Them VS Those


Hi. I work with customers, and they'll often point to objects on or behind the counter and say, "Can I have two of them?"

I think they really should be saying, "Can I have two of those/these?"

I guess I'm thinking of the sentence being, "Can I have two of those items?", in which case saying, "Can I have two of them items?" is completely wrong.

Is there a difference if the word "items" isn't present? Is saying "them" still incorrect?


asked Nov 14 '12 at 04:51 Dave New member

3 answers


Came across this on a search for something else. Must say that Patty T's reply is 99% correct, but contradictory. The basic rule is that 'They' and 'Them" refer to persons; 'These' and 'Those' refer to objects. She points this out when she points out that "Them is the objective of they. They is the plural form of he, she... (persons). The conundrum is that 'it' may or might refer to a person or thing. Again, she is corect in stating that "Those is the plural of that" (something which you would not call a person). Unfortunately, 'these' terms have become so confused and misused that often, when used correctly, they sound discordant, and become correct by acceptance or poetic preference.

link answered Oct 16 '15 at 07:40 PSt Thomass New member


I'm sorry but I don't know where you've got these 'rules' from.
The following is from '' but is a standard explanation.

They, them
We use they and them to refer to specific groups of people, things and animals:

The kids are getting on my nerves. They’re making so much noise. Can you tell them to be quiet? I’m trying to work.

Have you seen my keys? I never remember where I’ve left them.

They’re by the front door.

We also use they and them to refer to institutions or authorities, and groups of people in general:

I heard they’re going to publish a new edition of ‘War and Peace’.

They’re opening the new motorway tomorrow.

And this is from

pronouns: this, that, these and those
Why do we use this and these?
We use this (singular) and these (plural) as pronouns:

- to talk about people or things near us:

This is a nice cup of tea.
Whose shoes are these?

- to introduce people:

This is Janet.
These are my friends, John and Michael.

We don’t say These are John and Michael.
We say This is John and this is Michael.

- to introduce ourselves to begin a conversation on the phone:

Hello, this is David, Can I speak to Sally?

Why do we use that and those?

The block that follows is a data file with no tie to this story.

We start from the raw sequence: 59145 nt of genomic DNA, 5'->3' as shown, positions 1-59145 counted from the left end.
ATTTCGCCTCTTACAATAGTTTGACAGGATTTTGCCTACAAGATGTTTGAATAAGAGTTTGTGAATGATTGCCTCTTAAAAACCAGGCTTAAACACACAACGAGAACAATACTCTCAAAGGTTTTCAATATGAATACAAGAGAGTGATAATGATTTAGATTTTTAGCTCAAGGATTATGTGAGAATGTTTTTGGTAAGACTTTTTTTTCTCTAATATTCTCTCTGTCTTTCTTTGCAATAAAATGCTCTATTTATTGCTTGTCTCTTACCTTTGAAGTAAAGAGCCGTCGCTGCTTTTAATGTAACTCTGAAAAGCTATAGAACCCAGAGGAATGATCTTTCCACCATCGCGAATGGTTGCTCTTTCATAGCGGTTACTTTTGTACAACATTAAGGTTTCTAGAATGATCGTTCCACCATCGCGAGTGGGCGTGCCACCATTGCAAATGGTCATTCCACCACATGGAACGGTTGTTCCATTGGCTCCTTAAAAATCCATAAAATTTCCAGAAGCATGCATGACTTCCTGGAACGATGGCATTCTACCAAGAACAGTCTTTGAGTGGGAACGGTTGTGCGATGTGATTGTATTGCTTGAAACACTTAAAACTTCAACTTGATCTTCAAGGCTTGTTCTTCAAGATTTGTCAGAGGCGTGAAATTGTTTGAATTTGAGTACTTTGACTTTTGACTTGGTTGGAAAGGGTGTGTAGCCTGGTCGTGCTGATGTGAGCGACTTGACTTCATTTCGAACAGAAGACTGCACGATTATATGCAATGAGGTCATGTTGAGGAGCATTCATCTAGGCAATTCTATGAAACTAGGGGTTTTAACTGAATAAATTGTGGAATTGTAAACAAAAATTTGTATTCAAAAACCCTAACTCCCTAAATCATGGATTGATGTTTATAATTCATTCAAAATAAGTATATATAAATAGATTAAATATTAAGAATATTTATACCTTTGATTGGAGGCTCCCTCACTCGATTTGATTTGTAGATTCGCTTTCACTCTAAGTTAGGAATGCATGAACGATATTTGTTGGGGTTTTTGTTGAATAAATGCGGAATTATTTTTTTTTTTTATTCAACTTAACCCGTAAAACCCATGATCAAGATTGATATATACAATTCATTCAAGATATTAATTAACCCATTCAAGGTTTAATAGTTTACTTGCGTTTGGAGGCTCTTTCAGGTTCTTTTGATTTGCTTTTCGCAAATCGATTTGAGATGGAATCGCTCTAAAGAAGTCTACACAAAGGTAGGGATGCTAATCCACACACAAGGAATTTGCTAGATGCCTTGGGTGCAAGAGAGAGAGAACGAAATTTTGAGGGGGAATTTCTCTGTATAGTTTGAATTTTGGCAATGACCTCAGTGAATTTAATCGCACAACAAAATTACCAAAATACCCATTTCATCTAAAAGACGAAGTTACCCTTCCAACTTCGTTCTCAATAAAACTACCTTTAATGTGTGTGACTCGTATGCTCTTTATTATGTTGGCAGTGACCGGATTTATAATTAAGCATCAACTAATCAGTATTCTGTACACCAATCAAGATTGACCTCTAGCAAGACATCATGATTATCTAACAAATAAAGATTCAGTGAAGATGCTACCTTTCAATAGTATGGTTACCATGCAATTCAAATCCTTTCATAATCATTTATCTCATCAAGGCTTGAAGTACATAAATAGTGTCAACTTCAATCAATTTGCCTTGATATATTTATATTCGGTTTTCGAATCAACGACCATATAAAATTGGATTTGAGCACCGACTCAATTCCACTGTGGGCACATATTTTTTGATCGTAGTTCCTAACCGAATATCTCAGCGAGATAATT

We use that (singular) and those (plural):

- to talk about things that are not near us:

What’s that?
This is our house, and that’s Rebecca’s house over there.
Those are very expensive shoes.

- We also use that to refer back to something someone said or did:

- Shall we go to the cinema?
- Yes, that’s a good idea.
- I’ve got a new job.
- That’s great.
- I’m very tired.
- Why is that?
this, these, that, those with nouns
We also use this, these, that and those with nouns to show proximity

We use this and these for people or things near us:

We have lived in this house for twenty years.
Have you read all of these books?

… and that and those for people or things that are not near us:

Who lives in that house?Who are those people?

DJRFeb 04 '16 at 16:27

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Q: So accroding to those things, is it correct to ask for example: "What are you going to say to them people?" or like in the Bruno Mars's song "Uptown Funk" say "them good girls"?

link answered Jan 04 '16 at 07:17 Almog Ozalvo New member

You would say something like "what are you going to say to these people" or "what are you going to say to them?" I wouldn't recommend getting the hang of grammar from song lyrics because they have their own non-rules :-)

Sandra BMar 06 at 23:22

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I'm finding that when a certain verbs are used after 'those,' it make sense to use it for people. Is that right? For example: Higher ground is safe, but those living in lower areas may need to evacuate.

link comment edited Jan 12 '16 at 03:09 Jo Bernard New member

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